The metric of genera relativity determines the gravitational field. As it is a direct outgrowth of the Minkowski metric for electromagnetic phenomena that propagate at the speed of light, it was naturally assumed (first by Poincare' and later by Einstein) that gravitational perturbations propagate at the speed of light. Thus, it was concluded that gravitational and electrodynamic phenomena have similar propagation properties. The question is when and where does the transformation between electrodynamic and gravitational field propagation occur? Why isn't it as if electromagnetic perturbations propagate through a medium of a differing index of refraction, with respect to the vacuum, when a static gravitational field appears?

As a preliminary, consider the projection of curves on a hyperboloid onto a plane. The hamilonian is

H= (1/2)(v^2-u^2)+1/2

to which we have added a constant term. If u=q^{1/2} and we define a new time ds/dt=1/q, which plays the role of a potential, then, apart from immaterial constants

v=du/ds=q^{-1/2}*dq/dt*dt/ds=q^{1/2}p,

where p=dq/dt. Introducing this into the hamiltonian results in

H=(1/2)q(p^2-1)+1/2.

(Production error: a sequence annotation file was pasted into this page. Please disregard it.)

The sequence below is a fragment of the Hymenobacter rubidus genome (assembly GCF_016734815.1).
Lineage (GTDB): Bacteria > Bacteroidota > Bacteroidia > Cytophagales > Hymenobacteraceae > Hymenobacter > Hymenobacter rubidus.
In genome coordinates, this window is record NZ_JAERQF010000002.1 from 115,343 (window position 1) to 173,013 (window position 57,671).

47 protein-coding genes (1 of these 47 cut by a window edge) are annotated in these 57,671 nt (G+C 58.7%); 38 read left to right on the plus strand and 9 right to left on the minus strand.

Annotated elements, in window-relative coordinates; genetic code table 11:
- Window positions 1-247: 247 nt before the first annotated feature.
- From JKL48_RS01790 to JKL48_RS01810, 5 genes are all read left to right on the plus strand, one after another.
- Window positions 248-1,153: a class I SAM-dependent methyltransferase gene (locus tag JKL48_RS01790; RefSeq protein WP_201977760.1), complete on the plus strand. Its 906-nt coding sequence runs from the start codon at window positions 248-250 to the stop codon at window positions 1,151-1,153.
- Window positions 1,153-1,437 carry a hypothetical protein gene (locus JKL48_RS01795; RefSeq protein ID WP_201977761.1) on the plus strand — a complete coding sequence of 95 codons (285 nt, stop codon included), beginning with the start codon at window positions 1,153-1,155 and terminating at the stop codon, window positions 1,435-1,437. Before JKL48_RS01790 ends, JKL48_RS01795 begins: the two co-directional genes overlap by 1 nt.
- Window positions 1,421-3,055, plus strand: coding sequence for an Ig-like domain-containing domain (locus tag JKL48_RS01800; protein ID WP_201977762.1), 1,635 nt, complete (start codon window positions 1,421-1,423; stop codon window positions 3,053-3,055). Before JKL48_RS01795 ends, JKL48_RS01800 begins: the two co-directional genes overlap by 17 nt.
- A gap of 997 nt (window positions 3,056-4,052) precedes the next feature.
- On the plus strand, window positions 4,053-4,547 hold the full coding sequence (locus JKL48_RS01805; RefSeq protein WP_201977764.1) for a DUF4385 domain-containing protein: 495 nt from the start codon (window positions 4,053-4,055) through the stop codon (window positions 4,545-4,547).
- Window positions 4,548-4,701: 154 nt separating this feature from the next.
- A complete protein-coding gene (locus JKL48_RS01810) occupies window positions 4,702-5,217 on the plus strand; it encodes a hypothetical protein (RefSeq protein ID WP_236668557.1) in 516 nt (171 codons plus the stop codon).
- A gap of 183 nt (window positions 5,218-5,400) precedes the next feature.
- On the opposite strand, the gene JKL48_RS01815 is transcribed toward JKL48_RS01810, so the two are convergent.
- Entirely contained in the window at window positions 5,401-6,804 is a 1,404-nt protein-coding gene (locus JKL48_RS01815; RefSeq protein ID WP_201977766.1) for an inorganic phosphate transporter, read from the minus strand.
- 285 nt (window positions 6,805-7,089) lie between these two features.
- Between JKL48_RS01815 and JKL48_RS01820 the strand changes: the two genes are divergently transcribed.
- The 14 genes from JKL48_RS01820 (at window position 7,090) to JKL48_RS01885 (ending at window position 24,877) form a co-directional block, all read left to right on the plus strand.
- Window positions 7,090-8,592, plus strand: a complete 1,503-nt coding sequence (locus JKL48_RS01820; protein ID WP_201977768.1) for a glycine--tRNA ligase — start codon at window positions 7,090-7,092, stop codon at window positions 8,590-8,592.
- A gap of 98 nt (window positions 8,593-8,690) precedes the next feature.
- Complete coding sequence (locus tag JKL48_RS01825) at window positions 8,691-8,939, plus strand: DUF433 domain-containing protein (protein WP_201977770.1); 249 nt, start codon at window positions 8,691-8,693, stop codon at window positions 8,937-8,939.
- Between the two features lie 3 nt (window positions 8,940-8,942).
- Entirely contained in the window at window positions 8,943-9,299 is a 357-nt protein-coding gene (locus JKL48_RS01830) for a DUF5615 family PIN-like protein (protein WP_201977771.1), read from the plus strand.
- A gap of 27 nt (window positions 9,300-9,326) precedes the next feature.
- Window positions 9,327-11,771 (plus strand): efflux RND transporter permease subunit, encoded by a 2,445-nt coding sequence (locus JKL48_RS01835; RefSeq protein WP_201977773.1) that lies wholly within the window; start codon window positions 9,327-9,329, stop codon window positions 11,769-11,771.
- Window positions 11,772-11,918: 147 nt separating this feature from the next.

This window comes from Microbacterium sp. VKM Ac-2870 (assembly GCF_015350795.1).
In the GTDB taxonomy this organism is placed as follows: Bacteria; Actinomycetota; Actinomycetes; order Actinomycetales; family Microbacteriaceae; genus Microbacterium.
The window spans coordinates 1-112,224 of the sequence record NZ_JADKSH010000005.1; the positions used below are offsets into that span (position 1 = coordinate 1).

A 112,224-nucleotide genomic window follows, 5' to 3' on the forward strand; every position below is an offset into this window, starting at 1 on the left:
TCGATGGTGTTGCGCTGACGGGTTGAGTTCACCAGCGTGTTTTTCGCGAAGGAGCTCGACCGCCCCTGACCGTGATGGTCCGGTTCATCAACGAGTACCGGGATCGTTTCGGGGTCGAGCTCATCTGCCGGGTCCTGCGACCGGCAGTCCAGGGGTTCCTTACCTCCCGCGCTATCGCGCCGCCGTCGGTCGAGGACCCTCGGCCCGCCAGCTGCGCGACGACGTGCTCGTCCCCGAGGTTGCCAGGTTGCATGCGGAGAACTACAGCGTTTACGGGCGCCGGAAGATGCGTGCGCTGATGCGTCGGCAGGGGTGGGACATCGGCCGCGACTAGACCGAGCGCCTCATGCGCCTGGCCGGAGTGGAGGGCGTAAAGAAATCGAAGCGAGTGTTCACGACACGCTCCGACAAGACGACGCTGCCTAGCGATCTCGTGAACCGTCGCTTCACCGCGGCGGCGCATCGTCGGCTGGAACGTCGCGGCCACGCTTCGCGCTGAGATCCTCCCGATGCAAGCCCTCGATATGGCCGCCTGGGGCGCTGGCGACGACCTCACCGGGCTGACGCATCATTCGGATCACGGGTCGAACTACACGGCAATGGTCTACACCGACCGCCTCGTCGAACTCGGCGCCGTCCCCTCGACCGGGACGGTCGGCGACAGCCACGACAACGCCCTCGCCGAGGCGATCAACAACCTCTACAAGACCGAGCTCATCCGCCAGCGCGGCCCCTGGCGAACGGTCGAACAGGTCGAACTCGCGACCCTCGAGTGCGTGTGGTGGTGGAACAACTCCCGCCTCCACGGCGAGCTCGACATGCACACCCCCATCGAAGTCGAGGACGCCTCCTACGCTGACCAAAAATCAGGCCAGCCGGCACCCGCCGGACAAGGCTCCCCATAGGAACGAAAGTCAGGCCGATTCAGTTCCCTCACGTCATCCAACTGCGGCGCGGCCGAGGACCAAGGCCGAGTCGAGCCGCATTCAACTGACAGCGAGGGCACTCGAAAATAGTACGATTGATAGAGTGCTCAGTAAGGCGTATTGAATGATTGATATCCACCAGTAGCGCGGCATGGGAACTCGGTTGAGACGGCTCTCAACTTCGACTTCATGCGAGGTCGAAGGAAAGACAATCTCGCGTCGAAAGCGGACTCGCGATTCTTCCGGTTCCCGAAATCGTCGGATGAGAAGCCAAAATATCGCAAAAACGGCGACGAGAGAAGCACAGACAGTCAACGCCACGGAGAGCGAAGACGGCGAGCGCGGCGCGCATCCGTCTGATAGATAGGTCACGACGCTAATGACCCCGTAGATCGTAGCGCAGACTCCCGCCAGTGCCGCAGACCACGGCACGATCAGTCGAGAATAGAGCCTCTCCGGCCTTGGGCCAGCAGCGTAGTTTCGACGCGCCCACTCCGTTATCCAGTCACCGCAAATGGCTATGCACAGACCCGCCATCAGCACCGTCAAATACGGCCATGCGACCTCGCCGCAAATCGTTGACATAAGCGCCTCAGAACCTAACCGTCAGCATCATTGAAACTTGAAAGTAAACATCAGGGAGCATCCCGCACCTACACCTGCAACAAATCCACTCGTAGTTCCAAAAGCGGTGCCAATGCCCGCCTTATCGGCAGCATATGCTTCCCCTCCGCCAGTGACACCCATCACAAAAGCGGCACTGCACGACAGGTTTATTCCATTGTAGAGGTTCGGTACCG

We now define a new hamiltonian, which is related conformally to the old one:

H'=(ds/dt)^2*H=(1/2)(p^2-1+1/q).

The characteristic surfaces for the propagation of perturbations are determined by the vanishing of the hamiltonians. Setting h=0, we get

q=1/(1-p^2)

and requiring H'=0, gives an identity. The expression for q corresponds to a point on the hyperbola v^2-u^2=-1.

If we had considered a sphere instead of a hyperbola, in three dimensions, we would have obtained stereographic projection onto the lower half of the sphere, where q=1/(1+p^2). This would have united the harmonic oscillator hamiltonian, (1/2)(v^2+u^2), with the Keplerian hamiltonian, (1/2)p^2-1/q. The time s is referred to as "fictitious" time, which measures time on the arc lengths of curves on the sphere, just as time t, measures arc lengths of on the plane of the ellipse. This is referred to as "regularization" between the dual laws of Newton and Hooke, where the singularity of the former (collision orbits) are replaced by non-singular orbits of the latter.